Council slammed over £72K tax relief for Bedford Airlander firm
A decision by Bedford’s mayor to award £72,000 tax relief to the highly profitable company behind the Airlander has been branded as “bizarre”.
Last month mayor Dave Hodgson agreed to reduce the business rates of Hybrid Air Vehicles for the period between 2015 and 2017 on the grounds of “hardship”, say Bedford Conservatives.
Yet company accounts show HAV paid directors and senior staff £1.2m during 2017 - and it still recorded a bumper profit of £2.3m.
The company also received a massive £20m insurance payout for the Airlander 10 prototype, which broke free of its tether and crashed. A further £5m plus came during the same period from grants.
Tory councillor Gianni Carofana said: “It is bizarre for the mayor to use taxpayers’ money for the benefit of a private company which has paid it directors handsomely when he tells us at every opportunity of the council’s precarious financial position.
“If we had the resources to provide tax relief then we should be supporting our town centre which is under huge pressure – as shown with Marks & Spencer.”
Last week HAV, which has from Cardington to Ampthill Road, announced plans to launch and sell commercial Airlanders by 2020.
Councillor Carofana said: “Airlander 10 is a unique project with a lot of potential. Despite this, Hybrid Air Vehicles Ltd cannot be said to be facing ‘hardship’.”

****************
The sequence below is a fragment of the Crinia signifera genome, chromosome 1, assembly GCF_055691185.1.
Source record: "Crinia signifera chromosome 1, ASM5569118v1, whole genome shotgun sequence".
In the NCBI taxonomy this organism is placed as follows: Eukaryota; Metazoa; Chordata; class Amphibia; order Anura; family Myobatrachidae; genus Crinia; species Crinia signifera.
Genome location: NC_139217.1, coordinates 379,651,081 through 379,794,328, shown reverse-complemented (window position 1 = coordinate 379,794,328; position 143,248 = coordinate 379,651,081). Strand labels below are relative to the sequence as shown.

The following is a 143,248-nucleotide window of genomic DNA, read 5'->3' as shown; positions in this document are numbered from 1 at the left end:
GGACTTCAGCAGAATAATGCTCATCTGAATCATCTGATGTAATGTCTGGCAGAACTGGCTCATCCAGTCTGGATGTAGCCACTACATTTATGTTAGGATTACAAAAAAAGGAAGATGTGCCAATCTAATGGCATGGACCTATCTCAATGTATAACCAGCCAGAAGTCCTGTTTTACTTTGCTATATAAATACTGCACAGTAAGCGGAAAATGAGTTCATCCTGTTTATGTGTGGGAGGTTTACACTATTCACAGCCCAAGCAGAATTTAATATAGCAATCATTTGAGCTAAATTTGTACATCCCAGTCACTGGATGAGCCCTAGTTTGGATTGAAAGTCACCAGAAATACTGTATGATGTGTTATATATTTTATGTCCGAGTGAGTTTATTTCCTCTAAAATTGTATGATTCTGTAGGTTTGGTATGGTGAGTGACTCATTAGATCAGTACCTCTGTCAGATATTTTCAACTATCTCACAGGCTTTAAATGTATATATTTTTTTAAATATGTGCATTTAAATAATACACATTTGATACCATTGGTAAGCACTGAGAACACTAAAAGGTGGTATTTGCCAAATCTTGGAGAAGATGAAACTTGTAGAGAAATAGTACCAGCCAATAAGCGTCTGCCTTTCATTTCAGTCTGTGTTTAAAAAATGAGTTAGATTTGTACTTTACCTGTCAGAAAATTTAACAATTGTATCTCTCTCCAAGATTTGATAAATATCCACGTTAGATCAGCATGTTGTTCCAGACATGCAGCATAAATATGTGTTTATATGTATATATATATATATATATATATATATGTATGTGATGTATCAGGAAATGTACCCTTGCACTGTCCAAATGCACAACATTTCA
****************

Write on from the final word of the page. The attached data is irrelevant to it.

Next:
An HAV spokesman said: “Since 2007, Hybrid Air Vehicles has spent more than £113m in developing Airlander in Bedford. We employ over 65 people in high-tech aerospace industry jobs in the borough.
“We are proud to be a member of this community and to have played a role in the regeneration of the Cardington Hangars during the period for which Bedford Borough Council have, in line with their policies, provided partial rates relief. We are extremely grateful for the support of our local authorities and other stakeholders as we continue to grow our business with the aim of bringing 400 aerospace jobs to Bedfordshire.”
Lib Dem finance lead councillor Michael Headley accused the Tories of attacking a local enterprise for political purposes.
He said the rate relief for HAV was “modest” for a company that is helping put Bedford Borough on the map globally.